THE SAPIENT SPARROW: conservatism for commoners

"What has always made the State a hell on earth has been precisely that man has tried to make it his heaven."–Holderlin

STOP! WAIT! COME BACK!

“The truth is, it took nearly a decade of failed economic policies to create this mess, and it will take years to fully repair the damage. But I am confident that we are finally headed in the right direction. We are moving forward. ; And what we can’t afford right now is to go back to the same ideas that created this mess in the first place.”—President Barak Obama, July 23, 2010 in weekly address

In a four page article in National Review Online, William Voegeli systematically argues that Liberalism is dangerous.

If politics is defined as “the way power is organized”, American power was conceived to be essentially organized by individual citizens in a free market who then delegated a portion of that power to duly elected representatives.  Voegeli makes the point that power thus organized is responsive to the electorate, because their positions depend on the support of the electorate.

As the result of Liberalism, we now have a system in which Congressional power is largely (mis)placed in a myriad of Government Agencies: SSA, EPA, US Department of Ed., etc., etc. who can regulate extra-legally.  These unelected bureaucrats are not responsive to citizens, because citizens have no power to fire them.  Thus, the individual is diminished and devalued by huge, faceless Government machinery.

America originated with the idea of an individual with natural, God-given, inalienable rights. This idea preceded laws, regulations and policies.  The rights of an individual citizen of the United States were not changeable, could not be abolished, nor could they be bestowed.  Humans possessed these rights by virtue of being created in the image of God.

Today housing, jobs, health care, transportation, food, childcare are identified as “rights”.  They are not. Furthermore, when we treat them as such, we are treading into an extra-Constitutional boggy swamp.  “Rights” that are invented and then distributed “fairly” after taking money from other citizens to pay for them are simply favors give to specific groups at the expense of individual citizens.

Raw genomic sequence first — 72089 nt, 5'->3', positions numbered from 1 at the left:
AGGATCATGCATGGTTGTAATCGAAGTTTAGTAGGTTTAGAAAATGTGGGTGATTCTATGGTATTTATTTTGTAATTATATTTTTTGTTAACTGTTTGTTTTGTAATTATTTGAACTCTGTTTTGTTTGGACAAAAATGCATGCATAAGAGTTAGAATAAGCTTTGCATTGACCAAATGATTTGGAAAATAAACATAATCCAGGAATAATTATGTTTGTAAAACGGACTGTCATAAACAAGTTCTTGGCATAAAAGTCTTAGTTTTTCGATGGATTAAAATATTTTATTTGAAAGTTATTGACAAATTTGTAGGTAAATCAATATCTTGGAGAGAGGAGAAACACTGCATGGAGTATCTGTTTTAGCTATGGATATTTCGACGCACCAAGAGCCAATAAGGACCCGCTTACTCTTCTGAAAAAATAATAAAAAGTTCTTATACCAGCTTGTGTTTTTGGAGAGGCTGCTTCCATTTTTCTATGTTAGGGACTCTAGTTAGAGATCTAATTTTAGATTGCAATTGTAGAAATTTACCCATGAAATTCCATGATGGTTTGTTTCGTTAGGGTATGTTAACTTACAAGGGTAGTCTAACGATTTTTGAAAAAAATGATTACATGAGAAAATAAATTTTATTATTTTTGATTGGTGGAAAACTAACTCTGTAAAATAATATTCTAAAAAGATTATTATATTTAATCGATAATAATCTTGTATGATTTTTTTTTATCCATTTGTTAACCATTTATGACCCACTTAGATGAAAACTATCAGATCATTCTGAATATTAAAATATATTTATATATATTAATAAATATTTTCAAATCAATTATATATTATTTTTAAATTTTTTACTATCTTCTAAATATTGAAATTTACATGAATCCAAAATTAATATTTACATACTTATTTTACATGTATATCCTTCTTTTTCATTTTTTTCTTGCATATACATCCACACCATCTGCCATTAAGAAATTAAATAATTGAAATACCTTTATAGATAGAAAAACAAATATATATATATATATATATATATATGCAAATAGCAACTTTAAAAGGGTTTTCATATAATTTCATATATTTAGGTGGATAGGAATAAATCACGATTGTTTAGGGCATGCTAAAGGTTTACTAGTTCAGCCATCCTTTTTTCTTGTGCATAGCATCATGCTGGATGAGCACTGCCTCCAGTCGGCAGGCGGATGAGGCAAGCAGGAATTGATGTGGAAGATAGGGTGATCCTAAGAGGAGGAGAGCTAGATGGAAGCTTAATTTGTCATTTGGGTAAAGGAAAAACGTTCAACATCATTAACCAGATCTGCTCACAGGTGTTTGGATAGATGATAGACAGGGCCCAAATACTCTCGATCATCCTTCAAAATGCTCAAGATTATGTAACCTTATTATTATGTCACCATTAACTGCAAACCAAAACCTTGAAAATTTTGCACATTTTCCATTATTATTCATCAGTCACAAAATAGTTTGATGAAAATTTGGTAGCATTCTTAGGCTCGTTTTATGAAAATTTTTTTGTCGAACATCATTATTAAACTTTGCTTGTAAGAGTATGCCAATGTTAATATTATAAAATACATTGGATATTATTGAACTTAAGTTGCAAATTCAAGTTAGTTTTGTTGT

These Leftist ideas should alert us that our Country is traveling into an uninhabitable landscape.  Indeed Voegeli concludes his article with a plea to “turn around and go back”—wise words to cling to during this “Summer of Recovery” when we continue to hear that we cannot “go back”.

Voegeli’s summary is below.  Take the time to read his entire article.  It is well worth it.

“C. S. Lewis wrote that since progress means getting closer to your goal, when you’ve taken a wrong turn and are getting farther and farther from your destination, the truly “progressive” response is to turn around and go back to the right road. Most conservatives believe that America took a wrong turn in 1932, one that has led us farther away from the goal of preserving and strengthening republican self-government. Self-styled progressives talked us into that navigational error, and in the subsequent 78 years their liberal disciples have continued on the wrong road, superintending a rolling regime change that has steadily hollowed out our constitutional republic and replaced it with an administrative state, one increasingly indifferent to ordinary citizens’ concerns and insulated from their opposition.

The conservatives now reviving constitutionalism are rightly insistent on the need to retrace our steps, and to undo the mistakes that have supplanted limited with unlimited government. The point is not to go back to 1932 and stay there, compiling a list of things government cannot do and problems it cannot address. The point, rather, is to resume progress on the road not taken: toward a government that is both limited and vigorous, scrupulous about upholding the principles of republicanism but energetic and prudent about working within the framework created by those principles to respond to economic and social changes with policies that advance the people’s prosperity and security.”

— William Voegeli is a contributing editor of The Claremont Review of Books and a visiting scholar at Claremont McKenna College’s Salvatori Center.

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